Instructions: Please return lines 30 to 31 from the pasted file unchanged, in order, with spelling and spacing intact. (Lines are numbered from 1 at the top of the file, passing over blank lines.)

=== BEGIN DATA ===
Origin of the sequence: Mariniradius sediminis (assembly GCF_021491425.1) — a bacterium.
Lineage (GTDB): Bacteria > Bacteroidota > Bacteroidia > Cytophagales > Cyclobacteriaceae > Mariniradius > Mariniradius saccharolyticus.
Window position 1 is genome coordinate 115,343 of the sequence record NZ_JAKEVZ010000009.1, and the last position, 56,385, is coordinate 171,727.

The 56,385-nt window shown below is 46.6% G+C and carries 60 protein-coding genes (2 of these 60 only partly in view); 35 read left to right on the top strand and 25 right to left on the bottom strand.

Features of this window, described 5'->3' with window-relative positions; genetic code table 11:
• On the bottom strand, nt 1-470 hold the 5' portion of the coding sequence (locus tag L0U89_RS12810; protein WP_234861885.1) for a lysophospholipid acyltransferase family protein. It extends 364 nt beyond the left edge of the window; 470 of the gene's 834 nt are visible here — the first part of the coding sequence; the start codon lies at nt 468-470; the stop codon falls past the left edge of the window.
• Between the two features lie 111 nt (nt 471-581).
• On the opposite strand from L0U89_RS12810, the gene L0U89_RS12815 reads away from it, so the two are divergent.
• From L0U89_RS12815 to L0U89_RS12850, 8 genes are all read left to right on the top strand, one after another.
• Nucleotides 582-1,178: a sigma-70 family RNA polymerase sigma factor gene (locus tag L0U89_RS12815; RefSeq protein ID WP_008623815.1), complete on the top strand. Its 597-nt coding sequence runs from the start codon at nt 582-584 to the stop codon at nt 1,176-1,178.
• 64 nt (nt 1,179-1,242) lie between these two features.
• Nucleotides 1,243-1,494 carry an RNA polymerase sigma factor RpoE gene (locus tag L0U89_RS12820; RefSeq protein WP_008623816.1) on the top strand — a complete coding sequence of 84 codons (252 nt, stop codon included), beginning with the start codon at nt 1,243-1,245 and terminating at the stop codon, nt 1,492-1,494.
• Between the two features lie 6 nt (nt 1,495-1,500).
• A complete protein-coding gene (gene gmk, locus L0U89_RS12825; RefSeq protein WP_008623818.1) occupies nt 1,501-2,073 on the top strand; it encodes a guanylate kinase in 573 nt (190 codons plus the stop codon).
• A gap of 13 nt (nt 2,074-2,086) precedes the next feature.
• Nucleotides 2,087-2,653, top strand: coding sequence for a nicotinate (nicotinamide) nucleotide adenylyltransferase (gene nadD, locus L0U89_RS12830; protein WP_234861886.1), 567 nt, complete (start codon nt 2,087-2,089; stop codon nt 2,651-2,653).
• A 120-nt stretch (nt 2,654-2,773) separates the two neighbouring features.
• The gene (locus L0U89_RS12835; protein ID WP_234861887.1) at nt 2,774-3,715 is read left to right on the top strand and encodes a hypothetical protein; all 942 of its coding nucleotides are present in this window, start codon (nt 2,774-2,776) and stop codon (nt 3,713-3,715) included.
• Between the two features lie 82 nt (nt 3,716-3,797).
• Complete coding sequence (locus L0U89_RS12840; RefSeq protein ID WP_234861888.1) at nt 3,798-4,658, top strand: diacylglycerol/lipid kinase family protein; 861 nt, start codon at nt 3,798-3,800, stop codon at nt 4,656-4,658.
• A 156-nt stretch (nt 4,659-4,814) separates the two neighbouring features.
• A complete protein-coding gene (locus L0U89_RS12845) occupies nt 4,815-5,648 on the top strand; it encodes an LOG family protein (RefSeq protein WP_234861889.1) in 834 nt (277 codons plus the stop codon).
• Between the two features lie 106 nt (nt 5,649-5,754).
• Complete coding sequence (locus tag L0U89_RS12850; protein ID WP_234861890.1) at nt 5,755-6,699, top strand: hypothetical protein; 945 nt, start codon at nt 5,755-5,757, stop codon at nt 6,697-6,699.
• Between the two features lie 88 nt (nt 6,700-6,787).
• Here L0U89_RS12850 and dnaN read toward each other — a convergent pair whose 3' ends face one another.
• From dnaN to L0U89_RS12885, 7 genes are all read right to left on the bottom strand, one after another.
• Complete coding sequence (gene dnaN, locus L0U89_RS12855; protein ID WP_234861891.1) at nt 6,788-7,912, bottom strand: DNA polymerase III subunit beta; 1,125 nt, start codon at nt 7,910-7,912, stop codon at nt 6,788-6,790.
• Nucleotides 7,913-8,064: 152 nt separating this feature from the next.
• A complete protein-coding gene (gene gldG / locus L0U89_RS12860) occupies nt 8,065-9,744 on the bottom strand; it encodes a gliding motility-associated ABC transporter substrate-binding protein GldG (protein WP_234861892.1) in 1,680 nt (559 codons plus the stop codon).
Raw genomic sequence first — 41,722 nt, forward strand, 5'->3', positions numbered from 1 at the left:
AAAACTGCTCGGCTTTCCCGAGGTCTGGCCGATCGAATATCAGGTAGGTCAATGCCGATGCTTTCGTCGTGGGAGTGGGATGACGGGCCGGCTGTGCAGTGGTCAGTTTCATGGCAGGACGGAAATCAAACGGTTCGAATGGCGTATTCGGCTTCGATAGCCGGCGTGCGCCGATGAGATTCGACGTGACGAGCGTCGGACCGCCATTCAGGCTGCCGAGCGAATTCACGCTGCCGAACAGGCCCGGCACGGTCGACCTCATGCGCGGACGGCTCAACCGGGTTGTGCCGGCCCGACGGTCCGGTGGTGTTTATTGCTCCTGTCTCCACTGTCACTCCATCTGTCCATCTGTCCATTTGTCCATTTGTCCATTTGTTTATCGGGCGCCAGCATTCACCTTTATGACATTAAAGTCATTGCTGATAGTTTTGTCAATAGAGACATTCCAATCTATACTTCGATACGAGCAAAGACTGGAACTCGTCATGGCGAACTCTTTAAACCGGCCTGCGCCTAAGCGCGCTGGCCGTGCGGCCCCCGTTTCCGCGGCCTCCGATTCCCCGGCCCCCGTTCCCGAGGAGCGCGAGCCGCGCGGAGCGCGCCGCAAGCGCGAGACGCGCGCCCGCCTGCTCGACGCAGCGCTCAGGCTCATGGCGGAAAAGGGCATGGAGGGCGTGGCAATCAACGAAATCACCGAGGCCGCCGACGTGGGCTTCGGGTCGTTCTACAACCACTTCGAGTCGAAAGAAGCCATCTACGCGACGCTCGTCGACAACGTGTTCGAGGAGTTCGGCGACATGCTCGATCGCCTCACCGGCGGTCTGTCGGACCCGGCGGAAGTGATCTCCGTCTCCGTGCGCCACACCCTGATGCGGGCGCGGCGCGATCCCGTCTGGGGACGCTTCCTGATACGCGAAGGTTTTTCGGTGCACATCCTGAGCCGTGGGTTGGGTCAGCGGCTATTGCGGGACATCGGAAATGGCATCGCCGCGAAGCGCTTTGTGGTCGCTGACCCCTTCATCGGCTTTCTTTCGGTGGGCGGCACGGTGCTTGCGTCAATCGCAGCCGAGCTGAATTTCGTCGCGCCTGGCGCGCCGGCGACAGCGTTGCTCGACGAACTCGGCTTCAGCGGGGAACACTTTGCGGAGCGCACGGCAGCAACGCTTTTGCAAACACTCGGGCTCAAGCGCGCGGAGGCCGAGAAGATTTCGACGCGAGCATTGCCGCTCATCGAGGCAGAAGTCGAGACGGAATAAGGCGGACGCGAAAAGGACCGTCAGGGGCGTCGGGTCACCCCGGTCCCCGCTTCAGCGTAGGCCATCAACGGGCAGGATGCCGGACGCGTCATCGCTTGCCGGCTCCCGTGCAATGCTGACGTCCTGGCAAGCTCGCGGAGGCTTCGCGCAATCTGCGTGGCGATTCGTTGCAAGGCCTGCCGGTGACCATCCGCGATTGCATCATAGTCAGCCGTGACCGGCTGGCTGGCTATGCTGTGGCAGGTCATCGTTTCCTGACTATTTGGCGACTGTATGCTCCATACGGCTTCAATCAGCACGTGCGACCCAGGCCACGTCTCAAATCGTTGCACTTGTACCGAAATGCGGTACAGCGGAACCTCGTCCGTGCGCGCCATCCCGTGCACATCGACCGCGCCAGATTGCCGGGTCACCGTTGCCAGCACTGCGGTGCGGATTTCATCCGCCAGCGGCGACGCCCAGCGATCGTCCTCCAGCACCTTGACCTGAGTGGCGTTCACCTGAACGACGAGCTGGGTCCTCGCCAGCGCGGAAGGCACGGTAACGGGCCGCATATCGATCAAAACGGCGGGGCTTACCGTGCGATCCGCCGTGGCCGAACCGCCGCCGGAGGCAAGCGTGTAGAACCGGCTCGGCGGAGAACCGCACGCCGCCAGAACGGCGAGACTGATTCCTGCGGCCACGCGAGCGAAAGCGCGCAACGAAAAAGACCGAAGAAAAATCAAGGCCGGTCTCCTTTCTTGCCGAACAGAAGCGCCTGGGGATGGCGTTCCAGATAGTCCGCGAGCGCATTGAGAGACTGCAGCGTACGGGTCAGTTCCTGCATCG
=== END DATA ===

• A complete protein-coding gene (gene gldG / locus L0U89_RS12860) occupies nt 8,065-9,744 on the bottom strand; it encodes a gliding motility-associated ABC transporter substrate-binding protein GldG (protein WP_234861892.1) in 1,680 nt (559 codons plus the stop codon).
Raw genomic sequence first — 41,722 nt, forward strand, 5'->3', positions numbered from 1 at the left: